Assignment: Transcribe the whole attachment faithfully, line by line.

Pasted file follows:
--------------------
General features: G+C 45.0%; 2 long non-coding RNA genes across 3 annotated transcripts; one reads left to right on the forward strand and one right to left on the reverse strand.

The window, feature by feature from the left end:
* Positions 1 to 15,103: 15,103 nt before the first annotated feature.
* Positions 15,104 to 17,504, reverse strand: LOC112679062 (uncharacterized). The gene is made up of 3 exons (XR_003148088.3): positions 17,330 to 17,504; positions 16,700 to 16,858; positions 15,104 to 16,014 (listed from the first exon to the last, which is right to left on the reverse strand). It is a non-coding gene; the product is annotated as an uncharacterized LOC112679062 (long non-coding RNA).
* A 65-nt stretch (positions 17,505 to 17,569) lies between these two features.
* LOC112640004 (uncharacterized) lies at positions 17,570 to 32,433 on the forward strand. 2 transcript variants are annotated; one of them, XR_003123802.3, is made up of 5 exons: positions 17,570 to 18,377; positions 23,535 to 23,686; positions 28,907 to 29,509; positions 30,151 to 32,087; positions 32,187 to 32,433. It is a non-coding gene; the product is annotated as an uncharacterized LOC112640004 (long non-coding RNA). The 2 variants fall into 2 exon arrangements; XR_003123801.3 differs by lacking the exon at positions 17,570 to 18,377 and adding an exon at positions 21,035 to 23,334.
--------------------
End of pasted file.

General features: G+C 45.0%; 2 long non-coding RNA genes across 3 annotated transcripts; one reads left to right on the forward strand and one right to left on the reverse strand.

The window, feature by feature from the left end:
* Positions 1 to 15,103: 15,103 nt before the first annotated feature.
* Positions 15,104 to 17,504, reverse strand: LOC112679062 (uncharacterized). The gene is made up of 3 exons (XR_003148088.3): positions 17,330 to 17,504; positions 16,700 to 16,858; positions 15,104 to 16,014 (listed from the first exon to the last, which is right to left on the reverse strand). It is a non-coding gene; the product is annotated as an uncharacterized LOC112679062 (long non-coding RNA).
* A 65-nt stretch (positions 17,505 to 17,569) lies between these two features.
* LOC112640004 (uncharacterized) lies at positions 17,570 to 32,433 on the forward strand. 2 transcript variants are annotated; one of them, XR_003123802.3, is made up of 5 exons: positions 17,570 to 18,377; positions 23,535 to 23,686; positions 28,907 to 29,509; positions 30,151 to 32,087; positions 32,187 to 32,433. It is a non-coding gene; the product is annotated as an uncharacterized LOC112640004 (long non-coding RNA). The 2 variants fall into 2 exon arrangements; XR_003123801.3 differs by lacking the exon at positions 17,570 to 18,377 and adding an exon at positions 21,035 to 23,334.